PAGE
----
We seem to live in times where across-the-board, digitally manipulated political correctness can be used anywhere by corporate and other interests (and governments) who are afraid of being “misunderstood” by someone somewhere.
I may not have monitored it all, but in my view there is far too little discussion about this type of clear-cut censorship of the arts. After all, it’s no small audience; as of June 2018, Instagram . worldwide
Here is another image – related to Facebook’s bizarre definition of nudity.
It was shot at Art Basel 2018, the world’s most important and largest art fair. It’s from an installation in one of the almost 300 exhibiting galleries:
Same procedure as above. Here is what I got back this time:
“Your ad wasn’t approved because it doesn’t follow our Advertising Policies. We don’t allow ads that depict nudity, even if it is not sexual in nature. Keep in mind that, except for statues, this applies to all educational and artistic forms of expression. How fix: We suggest using a different image or video and checking that the destination link is compliant too.”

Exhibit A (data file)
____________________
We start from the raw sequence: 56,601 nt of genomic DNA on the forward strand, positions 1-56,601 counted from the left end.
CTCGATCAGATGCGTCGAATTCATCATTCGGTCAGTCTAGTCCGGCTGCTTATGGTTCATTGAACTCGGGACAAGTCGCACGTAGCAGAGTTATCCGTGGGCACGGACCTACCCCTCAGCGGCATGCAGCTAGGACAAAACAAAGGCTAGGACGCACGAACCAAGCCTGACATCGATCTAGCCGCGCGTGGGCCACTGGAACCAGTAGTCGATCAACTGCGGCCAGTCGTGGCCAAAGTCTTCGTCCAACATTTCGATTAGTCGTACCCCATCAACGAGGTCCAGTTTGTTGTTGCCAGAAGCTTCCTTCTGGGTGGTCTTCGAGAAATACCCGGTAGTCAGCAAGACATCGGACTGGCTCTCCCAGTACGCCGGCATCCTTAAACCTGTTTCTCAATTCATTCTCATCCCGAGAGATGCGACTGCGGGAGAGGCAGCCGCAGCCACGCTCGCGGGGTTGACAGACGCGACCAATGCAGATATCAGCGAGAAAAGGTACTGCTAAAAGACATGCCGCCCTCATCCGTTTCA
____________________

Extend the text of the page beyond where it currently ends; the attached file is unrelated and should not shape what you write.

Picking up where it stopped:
So nudity, even it not sexual in nature, is prohibited! There goes a large part of Western art history – since it includes “all educational and artistic forms of expression”!
When you click the above link in the Instagram message it goes to Point 8 which deals with Adult products or services. But surprise, surprise! That point deals exclusively with ads for contraceptives!
This is how Facebook sees an unacceptable “suggestive” content for contraceptives in an art installation…
Take a look at my image. The figure playing the violin is a wax model, a dummy or whatever you’d call it, with a blond wig. It’s not at all a photo of a nude woman.
The context is perfectly clear, she sits a podium, there are works of art around and there is a person who walks around to perceive and judge about it as a piece of art.
To Facebook, this is nudity and nudity related to contraceptives at that! Just read Point 8 above.
Now, have fun and read also Facebook’s Point 9 about Adult content. Have a look at the pictures all of which are deemed ‘non-compliant’ – for being explicit artistic, showing a woman in a sexually suggestive pose, provocative and alluding to sexual activity. Oh my!
One wonders in what century Facebook people live? Or whether they’ve asked some religious sect to advise them?
If it wasn’t so sad – and so important – for both art and freedom of expression, I would laugh my sure non–compliant ass off.